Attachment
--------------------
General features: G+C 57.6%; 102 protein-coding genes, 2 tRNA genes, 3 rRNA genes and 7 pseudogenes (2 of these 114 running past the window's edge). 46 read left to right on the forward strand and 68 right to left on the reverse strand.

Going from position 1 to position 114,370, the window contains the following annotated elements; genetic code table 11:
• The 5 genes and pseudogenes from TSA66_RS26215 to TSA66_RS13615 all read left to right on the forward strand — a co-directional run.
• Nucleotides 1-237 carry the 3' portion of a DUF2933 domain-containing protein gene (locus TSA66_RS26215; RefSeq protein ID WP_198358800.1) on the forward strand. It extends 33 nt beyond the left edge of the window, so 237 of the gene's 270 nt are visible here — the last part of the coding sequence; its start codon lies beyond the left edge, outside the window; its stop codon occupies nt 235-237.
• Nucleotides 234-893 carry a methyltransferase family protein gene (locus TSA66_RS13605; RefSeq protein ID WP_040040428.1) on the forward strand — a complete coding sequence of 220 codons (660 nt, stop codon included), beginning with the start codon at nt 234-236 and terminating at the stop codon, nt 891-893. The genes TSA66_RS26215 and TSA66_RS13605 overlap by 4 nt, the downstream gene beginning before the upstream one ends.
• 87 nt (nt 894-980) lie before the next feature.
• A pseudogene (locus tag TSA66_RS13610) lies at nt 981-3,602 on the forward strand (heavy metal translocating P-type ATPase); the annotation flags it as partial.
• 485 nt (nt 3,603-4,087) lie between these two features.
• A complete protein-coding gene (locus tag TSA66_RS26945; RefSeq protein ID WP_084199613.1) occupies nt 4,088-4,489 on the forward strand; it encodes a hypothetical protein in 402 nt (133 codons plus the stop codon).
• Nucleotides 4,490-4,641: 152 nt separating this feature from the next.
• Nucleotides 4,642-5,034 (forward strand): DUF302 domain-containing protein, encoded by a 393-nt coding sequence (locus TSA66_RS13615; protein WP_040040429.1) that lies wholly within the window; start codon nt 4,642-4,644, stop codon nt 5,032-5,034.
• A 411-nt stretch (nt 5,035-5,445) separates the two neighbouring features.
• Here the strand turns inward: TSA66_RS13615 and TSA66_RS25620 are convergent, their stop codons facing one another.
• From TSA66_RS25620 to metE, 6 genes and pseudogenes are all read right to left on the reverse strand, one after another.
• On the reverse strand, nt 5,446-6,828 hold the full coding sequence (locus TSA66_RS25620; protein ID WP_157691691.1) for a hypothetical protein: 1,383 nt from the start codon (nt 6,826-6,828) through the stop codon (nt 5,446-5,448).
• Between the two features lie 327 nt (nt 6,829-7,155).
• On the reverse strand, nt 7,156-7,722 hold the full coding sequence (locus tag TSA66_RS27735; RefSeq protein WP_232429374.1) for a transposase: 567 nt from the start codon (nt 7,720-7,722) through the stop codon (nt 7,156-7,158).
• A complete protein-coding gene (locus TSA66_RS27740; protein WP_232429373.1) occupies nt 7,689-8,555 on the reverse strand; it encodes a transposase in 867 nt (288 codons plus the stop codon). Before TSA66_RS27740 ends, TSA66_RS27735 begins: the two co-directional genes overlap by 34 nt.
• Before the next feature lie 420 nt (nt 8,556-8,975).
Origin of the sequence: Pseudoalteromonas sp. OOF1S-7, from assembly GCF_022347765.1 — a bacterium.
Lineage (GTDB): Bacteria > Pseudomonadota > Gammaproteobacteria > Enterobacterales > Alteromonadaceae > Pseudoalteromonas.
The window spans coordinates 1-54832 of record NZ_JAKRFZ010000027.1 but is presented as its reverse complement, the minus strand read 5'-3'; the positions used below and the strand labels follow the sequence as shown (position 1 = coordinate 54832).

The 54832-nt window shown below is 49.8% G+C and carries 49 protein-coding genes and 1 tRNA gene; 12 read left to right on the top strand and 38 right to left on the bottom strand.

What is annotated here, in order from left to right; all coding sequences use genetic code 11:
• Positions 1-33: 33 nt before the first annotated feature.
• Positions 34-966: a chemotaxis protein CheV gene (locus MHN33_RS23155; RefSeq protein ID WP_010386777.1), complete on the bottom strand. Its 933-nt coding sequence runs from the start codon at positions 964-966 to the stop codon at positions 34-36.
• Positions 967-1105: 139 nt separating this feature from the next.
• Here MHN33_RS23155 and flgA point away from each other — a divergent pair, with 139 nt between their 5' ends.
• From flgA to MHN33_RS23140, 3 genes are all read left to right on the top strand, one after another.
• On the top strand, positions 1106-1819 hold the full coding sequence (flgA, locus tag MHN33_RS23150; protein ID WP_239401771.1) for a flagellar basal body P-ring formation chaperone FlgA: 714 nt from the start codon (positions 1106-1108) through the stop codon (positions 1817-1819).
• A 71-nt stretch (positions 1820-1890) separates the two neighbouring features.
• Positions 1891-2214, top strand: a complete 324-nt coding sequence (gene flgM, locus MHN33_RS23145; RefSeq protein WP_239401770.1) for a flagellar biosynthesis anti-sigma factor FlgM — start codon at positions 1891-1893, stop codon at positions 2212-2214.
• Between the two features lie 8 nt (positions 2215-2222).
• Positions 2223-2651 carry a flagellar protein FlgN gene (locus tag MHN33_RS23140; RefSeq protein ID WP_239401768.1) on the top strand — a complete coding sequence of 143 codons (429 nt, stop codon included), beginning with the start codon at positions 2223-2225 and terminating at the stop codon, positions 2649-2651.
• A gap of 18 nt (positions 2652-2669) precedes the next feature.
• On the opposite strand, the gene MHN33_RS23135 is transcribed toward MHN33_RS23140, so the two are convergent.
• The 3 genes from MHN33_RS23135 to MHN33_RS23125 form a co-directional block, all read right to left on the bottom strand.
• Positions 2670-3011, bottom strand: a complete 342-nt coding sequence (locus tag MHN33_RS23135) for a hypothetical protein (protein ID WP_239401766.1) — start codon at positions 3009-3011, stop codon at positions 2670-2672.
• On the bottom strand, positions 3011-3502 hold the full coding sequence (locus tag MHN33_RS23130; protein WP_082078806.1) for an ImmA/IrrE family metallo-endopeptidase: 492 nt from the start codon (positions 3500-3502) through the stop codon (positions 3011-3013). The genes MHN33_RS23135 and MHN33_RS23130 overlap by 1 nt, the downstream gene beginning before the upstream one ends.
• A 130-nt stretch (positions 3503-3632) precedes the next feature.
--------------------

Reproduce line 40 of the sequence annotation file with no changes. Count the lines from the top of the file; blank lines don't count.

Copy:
• A 130-nt stretch (positions 3503-3632) precedes the next feature.